Standard nails are classified as anchors, and so are mechanical rivets used in fastening aircraft and marine parts. Another common fastener type is the anchor bolts used in building foundations. These are a combination of an anchor and a stud. Do you know what type of anchor and stud you need for your project? Check out our comprehensive inventory list, or contact us if you're unsure. Our inventory of anchors and studs includes:

  • Anchor bolts
  • Cast-in anchors
  • Common nails
  • Drop ins
  • Expansion shields
  • Hanger bolts
  • Hanger mates
  • Heavy load anchors
  • Hollow wall anchors
  • Insulation fasteners
  • Mush head spikes
  • Nutserts
  • Pin bolts
  • Rivets
  • Screw expansion plugs
  • Sleeve anchors
  • Striker nails
  • Studs
  • Tapcons
  • Threaded rod
  • Tie wire and anchors
  • U-bolts
  • Wedge anchors
  • Weld studs

Bolts and Bolt Kits

Bolts are the primary fastener used in many applications. They come in a huge range of sizes, types, strengths, materials, thread counts and pitches, diameters, lengths, head styles and finishes. There is no such thing as a universal bolt, but what all bolts have in common is that they are designed to compress materials.

Bolt Applications

Typically, you would use bolts in conjunction with nuts and washers where they are set through predrilled holes in multiple surfaces. The bolt head stays stationary while compression or torque energy is applied to a nut. In timber frame construction, you will often use fixed carriage bolts with torqued nuts and washers.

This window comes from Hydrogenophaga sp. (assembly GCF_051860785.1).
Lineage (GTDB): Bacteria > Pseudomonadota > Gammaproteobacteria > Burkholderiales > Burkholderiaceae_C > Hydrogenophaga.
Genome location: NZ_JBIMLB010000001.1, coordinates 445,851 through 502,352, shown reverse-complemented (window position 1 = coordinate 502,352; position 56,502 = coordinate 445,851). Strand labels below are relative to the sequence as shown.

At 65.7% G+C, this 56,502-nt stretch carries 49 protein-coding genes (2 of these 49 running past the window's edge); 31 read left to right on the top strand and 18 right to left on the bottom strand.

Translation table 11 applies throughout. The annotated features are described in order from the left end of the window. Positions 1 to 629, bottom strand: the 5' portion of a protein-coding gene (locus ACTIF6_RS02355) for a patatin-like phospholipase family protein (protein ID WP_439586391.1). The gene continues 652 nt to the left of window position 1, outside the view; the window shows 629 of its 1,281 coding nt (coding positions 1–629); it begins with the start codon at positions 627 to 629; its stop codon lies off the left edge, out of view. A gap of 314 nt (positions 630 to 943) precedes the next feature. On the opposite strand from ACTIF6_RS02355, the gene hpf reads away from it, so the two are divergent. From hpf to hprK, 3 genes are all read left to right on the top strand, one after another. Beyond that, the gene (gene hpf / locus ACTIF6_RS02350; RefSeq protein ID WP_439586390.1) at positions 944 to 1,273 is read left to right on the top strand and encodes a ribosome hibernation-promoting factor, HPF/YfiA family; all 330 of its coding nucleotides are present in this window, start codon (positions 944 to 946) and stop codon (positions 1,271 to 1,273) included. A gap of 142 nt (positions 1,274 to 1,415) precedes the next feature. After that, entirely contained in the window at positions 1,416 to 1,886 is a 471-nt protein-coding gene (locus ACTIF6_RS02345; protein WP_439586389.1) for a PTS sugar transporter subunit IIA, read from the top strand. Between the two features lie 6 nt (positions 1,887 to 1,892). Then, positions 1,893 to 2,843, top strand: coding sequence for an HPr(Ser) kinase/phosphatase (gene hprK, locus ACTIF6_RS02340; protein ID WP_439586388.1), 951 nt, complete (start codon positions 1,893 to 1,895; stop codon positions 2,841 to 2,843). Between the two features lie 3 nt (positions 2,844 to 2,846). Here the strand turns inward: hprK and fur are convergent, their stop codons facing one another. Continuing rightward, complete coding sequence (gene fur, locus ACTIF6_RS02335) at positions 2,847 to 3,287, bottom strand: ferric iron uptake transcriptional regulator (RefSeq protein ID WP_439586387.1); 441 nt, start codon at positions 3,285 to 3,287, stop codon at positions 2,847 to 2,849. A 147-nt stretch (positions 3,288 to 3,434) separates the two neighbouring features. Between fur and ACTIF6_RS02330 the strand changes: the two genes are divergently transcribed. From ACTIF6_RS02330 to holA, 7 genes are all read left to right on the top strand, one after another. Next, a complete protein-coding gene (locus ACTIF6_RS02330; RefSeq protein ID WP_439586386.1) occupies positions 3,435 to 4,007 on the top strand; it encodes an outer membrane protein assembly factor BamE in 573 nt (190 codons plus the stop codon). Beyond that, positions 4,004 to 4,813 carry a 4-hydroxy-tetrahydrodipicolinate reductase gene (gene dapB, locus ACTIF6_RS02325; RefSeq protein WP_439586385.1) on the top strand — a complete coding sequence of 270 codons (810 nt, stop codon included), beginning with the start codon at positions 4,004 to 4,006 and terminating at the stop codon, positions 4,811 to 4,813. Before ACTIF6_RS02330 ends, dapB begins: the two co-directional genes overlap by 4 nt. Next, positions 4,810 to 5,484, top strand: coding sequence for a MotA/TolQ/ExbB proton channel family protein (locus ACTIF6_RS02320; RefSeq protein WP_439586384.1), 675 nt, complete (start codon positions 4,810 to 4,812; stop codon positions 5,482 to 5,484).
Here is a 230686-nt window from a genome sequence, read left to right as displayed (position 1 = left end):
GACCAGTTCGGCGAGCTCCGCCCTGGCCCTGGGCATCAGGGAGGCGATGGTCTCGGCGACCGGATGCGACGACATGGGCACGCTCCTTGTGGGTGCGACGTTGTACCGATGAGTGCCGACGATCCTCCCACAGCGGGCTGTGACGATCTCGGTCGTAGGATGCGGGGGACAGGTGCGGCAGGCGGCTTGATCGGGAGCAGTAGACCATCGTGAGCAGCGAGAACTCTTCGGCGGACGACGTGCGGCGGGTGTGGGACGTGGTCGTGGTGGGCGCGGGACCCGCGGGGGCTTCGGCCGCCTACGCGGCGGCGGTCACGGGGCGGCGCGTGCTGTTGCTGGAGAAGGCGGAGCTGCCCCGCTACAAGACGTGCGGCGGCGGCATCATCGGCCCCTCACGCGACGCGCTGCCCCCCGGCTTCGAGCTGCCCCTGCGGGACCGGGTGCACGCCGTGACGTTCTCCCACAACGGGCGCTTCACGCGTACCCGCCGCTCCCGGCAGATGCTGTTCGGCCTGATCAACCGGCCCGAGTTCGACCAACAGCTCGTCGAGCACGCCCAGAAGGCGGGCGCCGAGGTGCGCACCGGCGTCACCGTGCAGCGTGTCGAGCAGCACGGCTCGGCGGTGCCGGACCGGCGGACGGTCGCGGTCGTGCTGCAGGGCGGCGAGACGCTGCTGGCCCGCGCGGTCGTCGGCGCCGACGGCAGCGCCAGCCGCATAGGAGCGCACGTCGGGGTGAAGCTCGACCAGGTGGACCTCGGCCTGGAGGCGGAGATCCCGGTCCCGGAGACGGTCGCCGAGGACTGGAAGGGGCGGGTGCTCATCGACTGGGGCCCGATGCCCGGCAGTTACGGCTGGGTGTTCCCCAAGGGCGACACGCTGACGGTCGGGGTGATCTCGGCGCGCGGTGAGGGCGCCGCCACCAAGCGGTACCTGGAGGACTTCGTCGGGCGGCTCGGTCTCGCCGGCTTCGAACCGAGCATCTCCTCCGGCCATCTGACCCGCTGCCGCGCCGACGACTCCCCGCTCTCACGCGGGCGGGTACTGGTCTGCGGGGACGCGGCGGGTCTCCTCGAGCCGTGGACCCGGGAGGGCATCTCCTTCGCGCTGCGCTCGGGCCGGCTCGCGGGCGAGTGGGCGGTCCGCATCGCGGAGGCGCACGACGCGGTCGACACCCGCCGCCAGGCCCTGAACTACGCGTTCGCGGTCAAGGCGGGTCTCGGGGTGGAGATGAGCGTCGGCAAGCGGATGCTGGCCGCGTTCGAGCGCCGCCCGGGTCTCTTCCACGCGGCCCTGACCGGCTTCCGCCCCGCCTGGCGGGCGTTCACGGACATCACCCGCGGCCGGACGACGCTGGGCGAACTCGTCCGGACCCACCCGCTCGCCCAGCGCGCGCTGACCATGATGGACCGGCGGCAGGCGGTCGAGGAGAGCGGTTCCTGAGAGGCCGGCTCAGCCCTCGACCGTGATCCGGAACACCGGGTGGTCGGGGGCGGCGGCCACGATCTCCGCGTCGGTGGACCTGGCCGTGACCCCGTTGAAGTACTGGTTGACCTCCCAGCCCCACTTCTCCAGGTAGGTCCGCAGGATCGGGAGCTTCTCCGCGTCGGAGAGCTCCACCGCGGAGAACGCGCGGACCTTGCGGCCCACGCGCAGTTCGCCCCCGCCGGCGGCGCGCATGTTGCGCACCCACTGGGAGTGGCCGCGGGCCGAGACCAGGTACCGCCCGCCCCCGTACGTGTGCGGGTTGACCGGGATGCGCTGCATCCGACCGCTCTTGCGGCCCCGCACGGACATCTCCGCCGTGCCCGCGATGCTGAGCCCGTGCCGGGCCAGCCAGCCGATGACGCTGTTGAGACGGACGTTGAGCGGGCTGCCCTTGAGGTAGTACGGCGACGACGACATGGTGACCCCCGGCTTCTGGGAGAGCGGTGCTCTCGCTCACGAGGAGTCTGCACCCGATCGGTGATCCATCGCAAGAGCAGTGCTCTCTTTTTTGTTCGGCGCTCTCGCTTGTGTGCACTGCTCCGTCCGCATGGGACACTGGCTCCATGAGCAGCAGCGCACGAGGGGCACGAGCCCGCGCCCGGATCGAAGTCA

Some bolt applications are different than the standard through-bolt with a compression nut. Bolts are sometimes designed to fit into fixed, threaded holes. Here, you would apply torque directly to the bolt head, and by turning the bolt, it results in compression. This occurs in engines when cylinder heads are bolted to a block.

Bolt Features

The three main bolt features are the head, the shaft and the threads. Most bolts have hex head configurations. However, some, such as carriage bolts and set screw bolts, have more unique head designs. The shaft is the bolt's lateral part, which you classify by length and diameter. The threads cut into the bolt shaft create torque when you twist the bolt or use a nut.

Bolt Types

Bolt threads fall into two categories: